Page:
There are few interesting and important observations in this particular case. We could not reallocate the pacemaker due to poor general condition of the patient. But it also avoided the delay in initiation of treatment and saved treatment related cost. Second important point was the administration of chemotherapy, which not only helped to improve the patient's condition but also helped the physician in field placement, by shrinking the tumour. We were able to place field properly protecting the pacemaker. Thirdly lead shields were used over the pacemaker up to the edge of the field thus minimizing the scatter dose considerably. American Association of Physicists in Medicine (AAPM) has issued several guidelines for successful management of these patients and all the recommendations were followed in this case . The pacemaker was regarded as a critical structure with tolerance of 200 cGy. Great importance was given to the scatter factor. The total dose was tried to be kept ideally within 200 cGy and certainly within 1000 cGy. The dose to the pacemaker was evaluated by measurement in a phantom of stacked perspex sheets. The point of measurement was 7.5 cm from the central axis of the beam and at a depth of 2 cm that corresponds to the position of the pacemaker in the patient's body. The measured dose was 166.25 cGy with lead shields as used during treatment which is well below the prescribed tolerance of 200 cGy. If shield was not used the dose would have been 209.64 cGy. But the dose evaluated from TPS with shield was 73.25 cGy. This emphasizes the role of scatter that is often ignored and affirms the need to shield the pacemaker upto the beam edge to prevent scatter. In this regard our observations are:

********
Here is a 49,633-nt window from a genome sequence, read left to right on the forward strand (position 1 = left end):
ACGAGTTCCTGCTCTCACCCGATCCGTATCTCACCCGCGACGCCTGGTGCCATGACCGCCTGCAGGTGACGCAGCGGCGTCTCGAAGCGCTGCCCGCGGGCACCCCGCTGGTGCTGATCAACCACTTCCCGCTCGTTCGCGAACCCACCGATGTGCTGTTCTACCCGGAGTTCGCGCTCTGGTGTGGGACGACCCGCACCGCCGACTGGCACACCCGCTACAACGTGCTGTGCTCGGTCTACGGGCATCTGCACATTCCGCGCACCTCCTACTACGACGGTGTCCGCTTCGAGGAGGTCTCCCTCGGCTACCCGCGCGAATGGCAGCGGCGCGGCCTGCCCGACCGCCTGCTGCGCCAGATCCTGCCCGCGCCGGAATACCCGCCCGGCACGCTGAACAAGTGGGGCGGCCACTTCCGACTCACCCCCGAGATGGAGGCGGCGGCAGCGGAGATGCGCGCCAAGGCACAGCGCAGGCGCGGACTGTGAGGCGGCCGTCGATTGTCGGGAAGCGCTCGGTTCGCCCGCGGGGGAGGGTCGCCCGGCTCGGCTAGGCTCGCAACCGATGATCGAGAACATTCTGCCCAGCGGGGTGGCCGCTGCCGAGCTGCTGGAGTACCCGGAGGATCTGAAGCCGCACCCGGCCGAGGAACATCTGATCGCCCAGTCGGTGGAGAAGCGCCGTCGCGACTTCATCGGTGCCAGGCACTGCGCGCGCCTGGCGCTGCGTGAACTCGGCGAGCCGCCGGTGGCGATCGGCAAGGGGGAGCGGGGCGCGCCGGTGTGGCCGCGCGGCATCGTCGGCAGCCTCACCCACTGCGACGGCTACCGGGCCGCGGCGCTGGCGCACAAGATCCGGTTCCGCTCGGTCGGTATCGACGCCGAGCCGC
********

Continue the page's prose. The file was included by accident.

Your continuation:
1) No lead shield was used in the posterior field, as the depth of the pacemaker was larger from the posterior surface (16 cm). But it was observed that contribution of dose from posterior field was much more compared to the shielded anterior field, which is due to the divergence of the beam. So we recommend use of shield for posterior field as well.
2) The dose evaluated from the TPS is less than the measured dose. It may be due to the fact that dose contribution outside the beam due to the collimator scatter is not considered in the algorithm used in TPS.
The tolerance dose for the different types of pacemaker is to be evaluated like other critical organs during radiotherapy. The pace maker should be shielded properly. In this case as per our observation it is necessary to use shield in both anterior and posterior fields, which will further reduce the dose to the pacemaker. For evaluation of dose, measurement in phantom is a better guide and is recommended. It is to be checked by dosimetry in phantom whether the TPS algorithm incorporates the evaluation of scatter dose beyond geometrical edge of the beam.